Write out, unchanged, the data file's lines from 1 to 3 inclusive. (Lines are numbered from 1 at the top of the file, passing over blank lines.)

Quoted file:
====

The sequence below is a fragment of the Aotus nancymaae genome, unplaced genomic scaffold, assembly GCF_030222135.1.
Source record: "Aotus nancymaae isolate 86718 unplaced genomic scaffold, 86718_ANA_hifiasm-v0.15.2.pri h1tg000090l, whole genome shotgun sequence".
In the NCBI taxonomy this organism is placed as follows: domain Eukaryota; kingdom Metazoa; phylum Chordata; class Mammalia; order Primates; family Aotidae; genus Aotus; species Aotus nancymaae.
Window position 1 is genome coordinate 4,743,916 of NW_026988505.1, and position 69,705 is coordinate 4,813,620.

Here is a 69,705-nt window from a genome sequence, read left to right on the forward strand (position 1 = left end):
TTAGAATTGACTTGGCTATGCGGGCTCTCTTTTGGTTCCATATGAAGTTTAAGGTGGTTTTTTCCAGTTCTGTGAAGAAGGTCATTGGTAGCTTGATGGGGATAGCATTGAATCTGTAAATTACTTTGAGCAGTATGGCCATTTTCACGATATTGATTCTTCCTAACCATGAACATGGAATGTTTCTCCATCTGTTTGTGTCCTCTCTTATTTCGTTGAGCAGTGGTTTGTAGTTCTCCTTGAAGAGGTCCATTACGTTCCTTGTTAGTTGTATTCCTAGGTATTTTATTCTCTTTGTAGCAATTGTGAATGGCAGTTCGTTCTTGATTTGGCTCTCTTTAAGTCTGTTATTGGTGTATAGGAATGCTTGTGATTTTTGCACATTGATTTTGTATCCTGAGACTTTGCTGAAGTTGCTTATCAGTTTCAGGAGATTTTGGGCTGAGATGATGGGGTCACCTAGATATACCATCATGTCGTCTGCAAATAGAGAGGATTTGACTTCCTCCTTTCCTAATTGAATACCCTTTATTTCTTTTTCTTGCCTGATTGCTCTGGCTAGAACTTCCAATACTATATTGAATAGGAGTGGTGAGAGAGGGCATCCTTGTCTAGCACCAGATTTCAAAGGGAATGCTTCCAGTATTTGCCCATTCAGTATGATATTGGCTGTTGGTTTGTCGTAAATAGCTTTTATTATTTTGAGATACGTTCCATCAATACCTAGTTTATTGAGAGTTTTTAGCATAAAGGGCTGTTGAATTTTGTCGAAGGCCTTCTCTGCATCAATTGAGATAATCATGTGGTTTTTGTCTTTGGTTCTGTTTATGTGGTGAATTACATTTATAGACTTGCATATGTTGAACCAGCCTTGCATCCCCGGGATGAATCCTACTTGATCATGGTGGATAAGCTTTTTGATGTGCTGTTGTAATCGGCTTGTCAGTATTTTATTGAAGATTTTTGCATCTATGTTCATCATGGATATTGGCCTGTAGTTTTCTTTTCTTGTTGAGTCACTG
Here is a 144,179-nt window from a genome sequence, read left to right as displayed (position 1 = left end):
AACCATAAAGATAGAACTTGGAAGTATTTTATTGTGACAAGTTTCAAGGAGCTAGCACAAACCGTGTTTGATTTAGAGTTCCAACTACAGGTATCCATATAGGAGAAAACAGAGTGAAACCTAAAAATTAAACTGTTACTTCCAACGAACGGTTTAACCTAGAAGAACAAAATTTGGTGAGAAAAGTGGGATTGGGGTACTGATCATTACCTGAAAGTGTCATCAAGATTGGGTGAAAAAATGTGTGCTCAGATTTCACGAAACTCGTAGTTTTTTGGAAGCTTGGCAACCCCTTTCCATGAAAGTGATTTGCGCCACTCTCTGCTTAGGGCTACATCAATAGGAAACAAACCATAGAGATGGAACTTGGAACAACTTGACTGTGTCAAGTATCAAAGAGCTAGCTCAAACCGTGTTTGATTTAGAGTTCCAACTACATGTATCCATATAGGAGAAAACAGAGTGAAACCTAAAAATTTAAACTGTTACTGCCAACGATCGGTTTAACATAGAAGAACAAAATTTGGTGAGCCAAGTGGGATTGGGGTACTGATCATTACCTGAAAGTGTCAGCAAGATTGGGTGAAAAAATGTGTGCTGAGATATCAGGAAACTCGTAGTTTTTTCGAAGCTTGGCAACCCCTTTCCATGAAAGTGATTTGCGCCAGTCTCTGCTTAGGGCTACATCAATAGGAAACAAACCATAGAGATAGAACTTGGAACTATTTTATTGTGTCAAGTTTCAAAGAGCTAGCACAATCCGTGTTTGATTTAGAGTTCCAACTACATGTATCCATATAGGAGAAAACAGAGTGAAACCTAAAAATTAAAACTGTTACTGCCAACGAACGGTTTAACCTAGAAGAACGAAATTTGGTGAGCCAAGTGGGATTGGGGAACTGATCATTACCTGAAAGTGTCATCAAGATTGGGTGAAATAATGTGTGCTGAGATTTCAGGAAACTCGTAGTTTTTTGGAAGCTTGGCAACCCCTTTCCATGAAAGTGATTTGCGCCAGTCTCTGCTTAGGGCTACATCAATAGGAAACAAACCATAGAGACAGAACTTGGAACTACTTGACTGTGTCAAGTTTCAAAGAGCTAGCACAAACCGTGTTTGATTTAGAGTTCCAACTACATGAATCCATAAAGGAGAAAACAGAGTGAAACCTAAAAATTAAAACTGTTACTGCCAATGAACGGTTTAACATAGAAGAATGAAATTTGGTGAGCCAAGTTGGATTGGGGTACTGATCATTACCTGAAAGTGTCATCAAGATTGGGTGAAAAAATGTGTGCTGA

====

The sequence below is a fragment of the Aotus nancymaae genome, unplaced genomic scaffold, assembly GCF_030222135.1.
Source record: "Aotus nancymaae isolate 86718 unplaced genomic scaffold, 86718_ANA_hifiasm-v0.15.2.pri h1tg000090l, whole genome shotgun sequence".
In the NCBI taxonomy this organism is placed as follows: domain Eukaryota; kingdom Metazoa; phylum Chordata; class Mammalia; order Primates; family Aotidae; genus Aotus; species Aotus nancymaae.